Herniated disc LWK 5/SWK 1 right
T2 sagittal MRI
One can see a large, cranially shifted, sequestered disc herniation at L5/S1 (right side). Because of the herniation of the disc into the spinal canal there is compression and irritiation of spinal nerves L5 and S1 right (see MRI). The spinal nerves L1-S5 form the lumbosacral plexus, source of the sciatic nerve, the longest and thickest nerve of man.
The sciadic nerve has sensory and motor nerve fibers and divides above or behind the knee into the peroneal and tibial nerve, thus supplying the entire back of the leg and foot.
A herniated disc often leads to pain in the area supplied by the nerve, to sensory disturbances (numbness, tingling) and paralysis (affecting the ability to stand on the heels or tiptoe). In rare cases the herniated disc can shift, leading to paraplegia and urinary and fecal incontinence, the so-called cauda equina syndrome.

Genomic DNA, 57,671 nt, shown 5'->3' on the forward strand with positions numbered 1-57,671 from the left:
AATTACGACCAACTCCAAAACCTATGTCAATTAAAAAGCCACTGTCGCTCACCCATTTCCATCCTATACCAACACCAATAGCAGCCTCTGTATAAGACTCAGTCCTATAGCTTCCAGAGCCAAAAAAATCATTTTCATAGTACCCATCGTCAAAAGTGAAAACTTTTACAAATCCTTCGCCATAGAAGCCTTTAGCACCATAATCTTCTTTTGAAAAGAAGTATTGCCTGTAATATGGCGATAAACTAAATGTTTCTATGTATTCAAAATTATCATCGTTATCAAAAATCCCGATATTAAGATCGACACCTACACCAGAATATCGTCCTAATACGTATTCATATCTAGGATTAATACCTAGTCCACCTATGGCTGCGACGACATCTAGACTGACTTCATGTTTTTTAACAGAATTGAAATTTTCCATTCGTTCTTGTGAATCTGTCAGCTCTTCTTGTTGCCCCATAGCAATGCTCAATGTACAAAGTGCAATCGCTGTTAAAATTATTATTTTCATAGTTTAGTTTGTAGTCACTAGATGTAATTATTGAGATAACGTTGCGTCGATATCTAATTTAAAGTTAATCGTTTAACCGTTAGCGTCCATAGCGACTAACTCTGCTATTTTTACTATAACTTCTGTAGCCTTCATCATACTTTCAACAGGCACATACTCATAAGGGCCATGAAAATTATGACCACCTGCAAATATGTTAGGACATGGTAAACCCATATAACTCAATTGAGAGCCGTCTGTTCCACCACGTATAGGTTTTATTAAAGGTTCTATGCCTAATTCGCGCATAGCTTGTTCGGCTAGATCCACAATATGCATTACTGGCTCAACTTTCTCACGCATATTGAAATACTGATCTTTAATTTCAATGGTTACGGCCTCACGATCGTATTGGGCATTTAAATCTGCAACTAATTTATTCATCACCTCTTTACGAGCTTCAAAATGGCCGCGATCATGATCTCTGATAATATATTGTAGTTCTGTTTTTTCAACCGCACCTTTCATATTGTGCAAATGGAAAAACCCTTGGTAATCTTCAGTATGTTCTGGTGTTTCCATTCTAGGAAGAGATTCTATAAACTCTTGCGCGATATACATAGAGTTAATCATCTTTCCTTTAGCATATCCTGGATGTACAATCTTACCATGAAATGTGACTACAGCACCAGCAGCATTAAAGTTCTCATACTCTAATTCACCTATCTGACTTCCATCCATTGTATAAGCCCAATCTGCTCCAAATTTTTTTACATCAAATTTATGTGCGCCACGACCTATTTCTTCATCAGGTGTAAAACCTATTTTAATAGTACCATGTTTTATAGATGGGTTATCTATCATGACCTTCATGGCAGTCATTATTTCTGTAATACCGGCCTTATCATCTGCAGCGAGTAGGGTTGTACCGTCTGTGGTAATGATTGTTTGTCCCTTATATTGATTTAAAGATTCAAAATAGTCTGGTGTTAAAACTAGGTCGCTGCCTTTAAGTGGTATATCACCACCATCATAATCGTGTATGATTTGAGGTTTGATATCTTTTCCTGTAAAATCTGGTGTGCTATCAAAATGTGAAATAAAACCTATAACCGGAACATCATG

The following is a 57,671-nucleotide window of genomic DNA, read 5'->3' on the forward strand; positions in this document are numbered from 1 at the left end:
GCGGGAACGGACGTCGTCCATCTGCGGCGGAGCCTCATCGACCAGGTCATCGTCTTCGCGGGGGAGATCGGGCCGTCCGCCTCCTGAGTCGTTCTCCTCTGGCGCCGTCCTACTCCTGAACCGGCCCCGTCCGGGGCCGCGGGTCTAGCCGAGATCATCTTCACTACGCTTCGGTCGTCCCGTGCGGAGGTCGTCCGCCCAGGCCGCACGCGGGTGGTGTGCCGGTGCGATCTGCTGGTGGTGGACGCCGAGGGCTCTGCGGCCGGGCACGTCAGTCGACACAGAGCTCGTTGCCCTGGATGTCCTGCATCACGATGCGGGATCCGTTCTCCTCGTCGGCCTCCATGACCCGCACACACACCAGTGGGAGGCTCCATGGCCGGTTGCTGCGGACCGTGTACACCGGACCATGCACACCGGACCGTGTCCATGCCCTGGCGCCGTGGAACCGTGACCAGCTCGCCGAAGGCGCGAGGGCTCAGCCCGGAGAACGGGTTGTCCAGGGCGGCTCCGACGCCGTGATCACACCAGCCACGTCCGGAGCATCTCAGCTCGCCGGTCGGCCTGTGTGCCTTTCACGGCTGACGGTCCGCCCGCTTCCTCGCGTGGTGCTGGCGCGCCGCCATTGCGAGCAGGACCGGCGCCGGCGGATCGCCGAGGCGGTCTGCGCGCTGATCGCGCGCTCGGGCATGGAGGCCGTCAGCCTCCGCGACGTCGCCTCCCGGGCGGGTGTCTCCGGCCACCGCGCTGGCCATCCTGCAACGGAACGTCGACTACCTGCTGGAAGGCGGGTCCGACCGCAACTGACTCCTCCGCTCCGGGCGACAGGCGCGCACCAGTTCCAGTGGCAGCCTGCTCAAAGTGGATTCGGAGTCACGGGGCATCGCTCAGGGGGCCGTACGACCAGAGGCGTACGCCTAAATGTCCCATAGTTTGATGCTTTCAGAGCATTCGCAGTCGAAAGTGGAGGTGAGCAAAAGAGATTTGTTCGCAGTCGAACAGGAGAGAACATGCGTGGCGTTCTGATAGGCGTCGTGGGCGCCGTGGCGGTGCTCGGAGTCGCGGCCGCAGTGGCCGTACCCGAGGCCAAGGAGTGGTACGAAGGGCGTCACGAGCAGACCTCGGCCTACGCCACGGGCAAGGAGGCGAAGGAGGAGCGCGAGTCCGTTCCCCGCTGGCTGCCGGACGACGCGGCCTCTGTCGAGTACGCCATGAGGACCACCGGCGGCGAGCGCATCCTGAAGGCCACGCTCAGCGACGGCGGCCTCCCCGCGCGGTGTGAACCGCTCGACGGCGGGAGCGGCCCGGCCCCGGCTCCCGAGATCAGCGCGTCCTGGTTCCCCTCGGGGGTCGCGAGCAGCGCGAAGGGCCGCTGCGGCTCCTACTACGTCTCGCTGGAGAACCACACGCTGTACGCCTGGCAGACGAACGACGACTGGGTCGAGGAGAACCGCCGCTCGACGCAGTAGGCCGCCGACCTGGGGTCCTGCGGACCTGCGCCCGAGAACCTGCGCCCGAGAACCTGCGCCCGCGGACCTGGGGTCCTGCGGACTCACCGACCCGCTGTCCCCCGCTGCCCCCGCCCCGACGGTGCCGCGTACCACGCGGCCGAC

In this young patient (32 years old) the disc L5/S1 is narrower than the other discs and the signal in MRI is hypointense (darker). These are signs of increased wear. In healthy discs, the disc nucleus (nucleus pulposus) appears light and the fibrous cartilage ring (annulus fibrosus) dark in MRI.
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